Analyzing the 2020 NFL Rule Change Proposals

The NFL announced on Tuesday that seven rule change proposals will be reviewed by the league’s owners at the end of March. The Philadelphia Eagles submitted four proposals, the Los Angeles Chargers and Baltimore Ravens jointly submitted two, and the Miami Dolphins submitted one.

Here is a rundown of the seven proposals, what they would look like, and if they could realistically be implemented in 2020.

Modification of Blindside Block
Full terminology: Modify the blindside block rule to prevent unnecessary fouls

This proposal, submitted by the Eagles, is a bit unclear considering the wording. However, the basic idea is that the current blindside block rule is too severe, causing referees to throw penalty flags for actions that aren’t actually that dangerous. Currently, it is a 15-yard penalty if a player “initiates a block when his path is toward or parallel to his own end line and makes forcible contact to his opponent with his helmet, forearm, or shoulder,” according to the NFL rulebook (Rule 12, Article 2, Section 7). The Eagles would like the league to modify what is considered a blindside block so that penalty flags are not thrown when a non-dangerous hit occurs. Given the increased awareness of safety, it is hard to imagine this proposal passes, but it is worth noting that the rule could use some clarity.

Make Scoring Reviews Permanent
Full terminology: Make permanent the expansion of automatic replay reviews to include scoring plays and turnovers negated by a foul, and any successful or unsuccessful try attempt

Quite simply, this rule suggested by the Eagles would make the automatic review rule a permanent part of the NFL after the rule was in a trial period. If accepted, the rule that all scoring plays and turnovers negated by a foul would be subject to review. There has been no backlash regarding this rule during its trial run, so this proposal should pass and the rule should become official.

Onside Kick Alternative
Full terminology: Provide an alternative to the onside kick that would allow a team who is trailing in the game an opportunity to maintain possession of the ball after scoring (4th and 15 from the kicking team’s 25-yard line)

We saw this rule, which was also proposed by the Eagles, first put into effect in the XFL amidst their inaugural season. Instead of an onside kick, which gives teams one chance to pull off a miraculous play, teams would attempt one play from their own. 25-yard line to gain 15 yards, which would be similarly miraculous. This rule also allows for enhanced safety as it is well-documented that kickoffs often cause injuries. It seems unlikely such a drastic rule is passed, but the final voting totals could be closer than expected.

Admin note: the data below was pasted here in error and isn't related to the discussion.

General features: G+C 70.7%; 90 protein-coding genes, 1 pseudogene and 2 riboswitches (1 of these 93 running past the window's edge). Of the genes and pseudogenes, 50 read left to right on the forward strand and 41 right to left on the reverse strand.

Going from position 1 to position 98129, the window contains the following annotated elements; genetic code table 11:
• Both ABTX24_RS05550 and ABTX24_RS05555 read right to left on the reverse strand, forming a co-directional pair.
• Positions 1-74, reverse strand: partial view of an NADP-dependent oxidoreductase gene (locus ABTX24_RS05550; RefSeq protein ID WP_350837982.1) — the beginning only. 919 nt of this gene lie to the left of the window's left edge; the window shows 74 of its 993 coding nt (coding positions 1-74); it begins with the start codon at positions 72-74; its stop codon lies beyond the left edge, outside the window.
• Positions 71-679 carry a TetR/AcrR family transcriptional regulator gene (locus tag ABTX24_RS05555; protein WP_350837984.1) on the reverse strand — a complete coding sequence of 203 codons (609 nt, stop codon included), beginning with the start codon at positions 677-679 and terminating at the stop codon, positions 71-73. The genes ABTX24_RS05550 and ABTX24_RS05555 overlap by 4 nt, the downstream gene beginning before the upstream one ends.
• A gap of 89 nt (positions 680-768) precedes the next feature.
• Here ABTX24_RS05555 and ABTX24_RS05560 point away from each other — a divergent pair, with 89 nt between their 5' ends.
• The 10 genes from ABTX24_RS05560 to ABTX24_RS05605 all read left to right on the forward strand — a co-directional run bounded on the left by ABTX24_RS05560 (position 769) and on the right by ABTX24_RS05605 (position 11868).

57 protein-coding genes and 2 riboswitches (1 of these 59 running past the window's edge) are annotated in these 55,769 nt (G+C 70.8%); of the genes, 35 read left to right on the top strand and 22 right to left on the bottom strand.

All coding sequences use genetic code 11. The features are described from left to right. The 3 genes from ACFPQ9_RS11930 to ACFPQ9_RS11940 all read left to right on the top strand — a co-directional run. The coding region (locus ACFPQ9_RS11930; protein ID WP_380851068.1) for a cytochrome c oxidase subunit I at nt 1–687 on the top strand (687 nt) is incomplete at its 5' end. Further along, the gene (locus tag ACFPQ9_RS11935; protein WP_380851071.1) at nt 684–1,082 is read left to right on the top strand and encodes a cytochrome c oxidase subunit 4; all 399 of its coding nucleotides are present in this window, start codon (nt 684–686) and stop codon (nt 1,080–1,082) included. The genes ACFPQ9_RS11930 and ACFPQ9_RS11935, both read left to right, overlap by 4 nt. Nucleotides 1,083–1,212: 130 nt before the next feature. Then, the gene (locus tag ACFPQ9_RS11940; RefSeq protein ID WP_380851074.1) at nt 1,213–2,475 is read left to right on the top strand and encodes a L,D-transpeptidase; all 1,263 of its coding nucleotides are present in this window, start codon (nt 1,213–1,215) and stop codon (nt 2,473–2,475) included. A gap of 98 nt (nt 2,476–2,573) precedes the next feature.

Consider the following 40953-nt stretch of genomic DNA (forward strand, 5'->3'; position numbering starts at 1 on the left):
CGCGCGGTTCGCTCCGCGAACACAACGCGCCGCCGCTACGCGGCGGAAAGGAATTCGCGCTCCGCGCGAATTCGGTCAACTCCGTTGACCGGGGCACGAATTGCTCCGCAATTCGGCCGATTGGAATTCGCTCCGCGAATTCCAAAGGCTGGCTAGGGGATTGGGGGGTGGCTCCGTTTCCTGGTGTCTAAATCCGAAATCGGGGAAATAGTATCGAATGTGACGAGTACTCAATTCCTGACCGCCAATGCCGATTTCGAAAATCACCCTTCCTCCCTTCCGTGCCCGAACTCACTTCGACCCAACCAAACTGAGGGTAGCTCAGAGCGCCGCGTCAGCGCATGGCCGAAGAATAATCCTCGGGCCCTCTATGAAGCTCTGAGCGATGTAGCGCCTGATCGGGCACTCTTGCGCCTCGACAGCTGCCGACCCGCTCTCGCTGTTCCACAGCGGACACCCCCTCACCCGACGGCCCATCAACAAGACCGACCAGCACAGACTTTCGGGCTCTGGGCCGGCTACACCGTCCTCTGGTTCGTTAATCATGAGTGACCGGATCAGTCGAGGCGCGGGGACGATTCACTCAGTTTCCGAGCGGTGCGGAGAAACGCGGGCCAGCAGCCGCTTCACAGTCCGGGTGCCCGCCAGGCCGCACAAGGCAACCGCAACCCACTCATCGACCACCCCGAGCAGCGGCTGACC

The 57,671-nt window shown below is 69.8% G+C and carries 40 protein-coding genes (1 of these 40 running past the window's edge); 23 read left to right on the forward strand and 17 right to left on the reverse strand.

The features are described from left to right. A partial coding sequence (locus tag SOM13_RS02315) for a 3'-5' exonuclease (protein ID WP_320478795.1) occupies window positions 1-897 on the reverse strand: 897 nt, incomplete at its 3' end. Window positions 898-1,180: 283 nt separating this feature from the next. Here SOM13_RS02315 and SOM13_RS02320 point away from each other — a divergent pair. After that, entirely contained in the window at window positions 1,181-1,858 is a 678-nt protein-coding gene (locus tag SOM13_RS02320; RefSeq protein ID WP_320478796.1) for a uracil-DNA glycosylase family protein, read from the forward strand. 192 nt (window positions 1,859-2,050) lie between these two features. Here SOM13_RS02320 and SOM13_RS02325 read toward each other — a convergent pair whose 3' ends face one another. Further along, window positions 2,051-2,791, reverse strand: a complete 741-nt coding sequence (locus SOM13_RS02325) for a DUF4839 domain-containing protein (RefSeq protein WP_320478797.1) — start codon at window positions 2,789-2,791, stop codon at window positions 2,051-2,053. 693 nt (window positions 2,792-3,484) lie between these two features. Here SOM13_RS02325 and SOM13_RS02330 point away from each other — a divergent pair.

Overtime Modifications
Full terminology: Restore preseason and regular season overtime to 15 minutes and implement rules to minimize the impact of the OT coin toss

This rule, which was the last of four proposed by the Eagles, would increase the length of preseason and regular season overtime from 10 to 15 minutes, but does not seem to impact the playoff overtime format. The rule would also minimize the impact of the coin toss, as it is well-known that the winner of the coin toss is heavily-favored to win the game. In order to win in today’s overtime, the team that wins the coin toss simply needs to score a touchdown and the game is over without the other team getting a chance to tie the game. While the wording is vague, the Eagles’ proposal would likely include a clause that makes it so both teams touch the ball at least once. This could be a tough rule to pass because it includes some drastic modifications, but it would definitely improve the league. This could be another proposal with a close voting turnout.

Game Clock Operation on Declined Offensive Penalty
Full terminology: Provide the option to the defense for the game clock to start on the referee’s signal if the defense catches an offensive penalty that occurs late in either half

This rule, submitted by the Dolphins, is also vague in wording but it suggests that the defense can have the clock start on a referee signal rather than on the snap, which would cause the offense to lose precious seconds late in the half. This rule doesn’t seem necessary so it will likely be shut down by the owners.

Add a Booth Umpire
Full terminology: Add a “booth umpire” as an eighth game official to the officiating crew

This is another rule that was implemented by the XFL for their inaugural season and has been successful so far. Proposed by the Ravens and Chargers, this rule would include a booth umpire with eyes in the sky. They would be given access to all angles of the play, allowing them to communicate with the officials on the field and stop the game if a play needs to be further reviewed. While the NFL’s booth umpire likely would not be exposed as much as in the XFL, where the umpire and his computer full of footage of the play is free to be shown on live TV, this would still be a valuable resource to ensure every call on the field is correct. Other than pace of play, there is no reason this rule shouldn’t pass.

Add a Senior Technology Advisor
Full terminology: Add a Senior Technology Advisor to the referee to assist the officiating crew

There is not and (to the best of our knowledge) never has been a Senior Technology Advisor, so this staffer’s role is unclear. What we do know is that the Ravens and Chargers had Rule 19, Section 2 in mind when proposing this amendment; that rule surrounds game administration support from NFL officiating staff. It is hard to judge this proposal and what success it could have without knowing more about the amendment itself.

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